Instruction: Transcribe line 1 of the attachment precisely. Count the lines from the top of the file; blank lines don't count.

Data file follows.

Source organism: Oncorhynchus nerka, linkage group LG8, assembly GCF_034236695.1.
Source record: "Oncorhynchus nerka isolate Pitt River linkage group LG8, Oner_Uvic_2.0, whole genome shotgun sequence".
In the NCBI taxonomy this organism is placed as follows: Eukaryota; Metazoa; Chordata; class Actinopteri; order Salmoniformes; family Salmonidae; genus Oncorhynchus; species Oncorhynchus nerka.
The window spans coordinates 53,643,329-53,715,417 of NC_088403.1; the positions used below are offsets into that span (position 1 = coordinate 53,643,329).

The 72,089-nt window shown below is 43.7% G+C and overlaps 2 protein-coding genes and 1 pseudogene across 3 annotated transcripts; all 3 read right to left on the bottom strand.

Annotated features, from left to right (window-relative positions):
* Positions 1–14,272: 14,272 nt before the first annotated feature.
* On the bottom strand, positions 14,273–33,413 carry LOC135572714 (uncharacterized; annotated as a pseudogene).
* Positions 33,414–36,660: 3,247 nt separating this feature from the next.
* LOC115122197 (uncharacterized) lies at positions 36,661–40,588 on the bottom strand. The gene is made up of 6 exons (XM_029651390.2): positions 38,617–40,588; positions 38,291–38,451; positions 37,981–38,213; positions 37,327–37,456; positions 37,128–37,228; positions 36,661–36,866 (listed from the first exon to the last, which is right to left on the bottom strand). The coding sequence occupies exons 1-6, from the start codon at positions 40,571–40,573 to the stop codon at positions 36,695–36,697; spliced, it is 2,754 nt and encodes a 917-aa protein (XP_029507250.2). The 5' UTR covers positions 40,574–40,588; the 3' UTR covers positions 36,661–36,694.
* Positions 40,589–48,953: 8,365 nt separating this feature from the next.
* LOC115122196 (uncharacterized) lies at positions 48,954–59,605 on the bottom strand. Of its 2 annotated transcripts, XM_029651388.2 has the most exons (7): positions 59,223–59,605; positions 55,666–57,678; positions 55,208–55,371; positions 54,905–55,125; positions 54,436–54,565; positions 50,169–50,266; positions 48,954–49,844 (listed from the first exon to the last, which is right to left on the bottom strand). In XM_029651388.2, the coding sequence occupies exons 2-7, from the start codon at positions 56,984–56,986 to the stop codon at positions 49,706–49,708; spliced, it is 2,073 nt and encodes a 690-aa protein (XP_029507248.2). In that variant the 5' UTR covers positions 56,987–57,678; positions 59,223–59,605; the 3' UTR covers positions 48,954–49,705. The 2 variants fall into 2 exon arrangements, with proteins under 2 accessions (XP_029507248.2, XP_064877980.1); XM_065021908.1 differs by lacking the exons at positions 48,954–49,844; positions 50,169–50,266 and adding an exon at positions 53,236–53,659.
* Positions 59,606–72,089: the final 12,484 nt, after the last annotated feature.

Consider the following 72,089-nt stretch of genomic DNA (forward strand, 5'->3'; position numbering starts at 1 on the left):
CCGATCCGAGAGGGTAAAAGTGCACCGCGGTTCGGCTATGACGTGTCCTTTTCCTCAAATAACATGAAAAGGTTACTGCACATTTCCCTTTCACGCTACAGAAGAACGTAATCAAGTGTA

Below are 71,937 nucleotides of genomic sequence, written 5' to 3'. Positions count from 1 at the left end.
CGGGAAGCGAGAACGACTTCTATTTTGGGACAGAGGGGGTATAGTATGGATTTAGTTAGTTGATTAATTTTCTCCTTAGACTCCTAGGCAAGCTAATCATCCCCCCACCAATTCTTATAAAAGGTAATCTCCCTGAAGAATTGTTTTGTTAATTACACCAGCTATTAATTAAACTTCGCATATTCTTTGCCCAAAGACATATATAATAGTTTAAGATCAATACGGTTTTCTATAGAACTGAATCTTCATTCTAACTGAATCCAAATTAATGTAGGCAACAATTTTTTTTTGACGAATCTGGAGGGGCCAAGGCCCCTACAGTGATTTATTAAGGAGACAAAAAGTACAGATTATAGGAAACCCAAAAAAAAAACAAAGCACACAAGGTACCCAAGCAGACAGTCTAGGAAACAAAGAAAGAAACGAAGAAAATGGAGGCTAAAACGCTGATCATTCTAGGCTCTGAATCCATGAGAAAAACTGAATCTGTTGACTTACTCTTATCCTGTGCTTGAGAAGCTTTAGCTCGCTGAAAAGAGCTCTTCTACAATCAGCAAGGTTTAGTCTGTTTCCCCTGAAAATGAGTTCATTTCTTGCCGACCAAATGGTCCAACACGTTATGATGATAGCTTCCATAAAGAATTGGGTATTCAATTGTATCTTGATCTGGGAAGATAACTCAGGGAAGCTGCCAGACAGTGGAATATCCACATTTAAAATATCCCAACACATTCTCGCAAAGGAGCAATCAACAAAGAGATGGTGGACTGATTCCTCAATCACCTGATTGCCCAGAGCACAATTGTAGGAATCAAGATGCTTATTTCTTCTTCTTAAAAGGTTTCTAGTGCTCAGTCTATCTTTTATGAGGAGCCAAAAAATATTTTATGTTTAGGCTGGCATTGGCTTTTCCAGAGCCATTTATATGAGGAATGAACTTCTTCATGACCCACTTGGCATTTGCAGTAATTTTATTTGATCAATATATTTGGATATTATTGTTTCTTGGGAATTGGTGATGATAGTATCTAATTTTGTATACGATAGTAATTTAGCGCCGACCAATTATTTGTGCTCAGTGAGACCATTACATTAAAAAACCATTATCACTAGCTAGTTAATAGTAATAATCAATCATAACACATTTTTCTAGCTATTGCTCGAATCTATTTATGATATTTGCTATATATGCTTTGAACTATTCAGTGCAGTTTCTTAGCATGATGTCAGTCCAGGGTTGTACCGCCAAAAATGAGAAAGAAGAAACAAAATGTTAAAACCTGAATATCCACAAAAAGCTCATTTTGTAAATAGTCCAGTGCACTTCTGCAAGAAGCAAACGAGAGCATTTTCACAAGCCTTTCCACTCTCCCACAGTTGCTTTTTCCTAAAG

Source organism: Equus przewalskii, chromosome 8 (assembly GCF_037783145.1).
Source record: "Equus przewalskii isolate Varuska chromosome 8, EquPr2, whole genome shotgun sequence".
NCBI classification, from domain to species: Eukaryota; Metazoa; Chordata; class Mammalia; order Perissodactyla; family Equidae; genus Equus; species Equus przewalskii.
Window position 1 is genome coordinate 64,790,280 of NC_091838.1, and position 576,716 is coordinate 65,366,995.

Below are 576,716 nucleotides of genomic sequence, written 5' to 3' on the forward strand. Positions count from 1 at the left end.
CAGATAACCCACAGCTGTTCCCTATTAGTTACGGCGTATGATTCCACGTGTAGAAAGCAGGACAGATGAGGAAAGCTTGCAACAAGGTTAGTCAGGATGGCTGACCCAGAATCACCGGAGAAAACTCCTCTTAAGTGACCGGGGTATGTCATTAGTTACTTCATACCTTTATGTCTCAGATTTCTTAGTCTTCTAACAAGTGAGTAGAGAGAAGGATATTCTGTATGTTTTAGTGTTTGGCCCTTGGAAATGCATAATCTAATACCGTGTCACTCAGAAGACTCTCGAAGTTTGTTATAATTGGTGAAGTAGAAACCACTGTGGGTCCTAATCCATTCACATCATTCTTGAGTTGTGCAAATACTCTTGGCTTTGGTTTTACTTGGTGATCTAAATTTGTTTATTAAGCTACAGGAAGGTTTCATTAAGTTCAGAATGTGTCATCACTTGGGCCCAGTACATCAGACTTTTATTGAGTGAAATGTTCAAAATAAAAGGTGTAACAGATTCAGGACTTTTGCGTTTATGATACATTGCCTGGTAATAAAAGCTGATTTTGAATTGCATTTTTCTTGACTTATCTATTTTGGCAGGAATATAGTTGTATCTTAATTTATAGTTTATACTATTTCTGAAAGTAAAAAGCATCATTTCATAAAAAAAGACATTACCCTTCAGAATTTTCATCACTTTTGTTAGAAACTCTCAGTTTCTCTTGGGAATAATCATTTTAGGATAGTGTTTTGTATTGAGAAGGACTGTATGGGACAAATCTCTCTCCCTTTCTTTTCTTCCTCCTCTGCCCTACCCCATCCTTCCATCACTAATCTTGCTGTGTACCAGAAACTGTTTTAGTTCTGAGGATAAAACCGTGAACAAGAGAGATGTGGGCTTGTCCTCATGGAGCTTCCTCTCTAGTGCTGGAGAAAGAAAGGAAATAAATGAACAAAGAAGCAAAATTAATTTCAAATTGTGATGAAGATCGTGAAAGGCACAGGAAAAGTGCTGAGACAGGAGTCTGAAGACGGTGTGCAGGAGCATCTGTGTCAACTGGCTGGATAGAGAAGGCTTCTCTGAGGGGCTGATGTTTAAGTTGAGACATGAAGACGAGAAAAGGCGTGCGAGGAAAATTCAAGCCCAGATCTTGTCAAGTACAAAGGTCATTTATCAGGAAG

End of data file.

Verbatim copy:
Source organism: Oncorhynchus nerka, linkage group LG8, assembly GCF_034236695.1.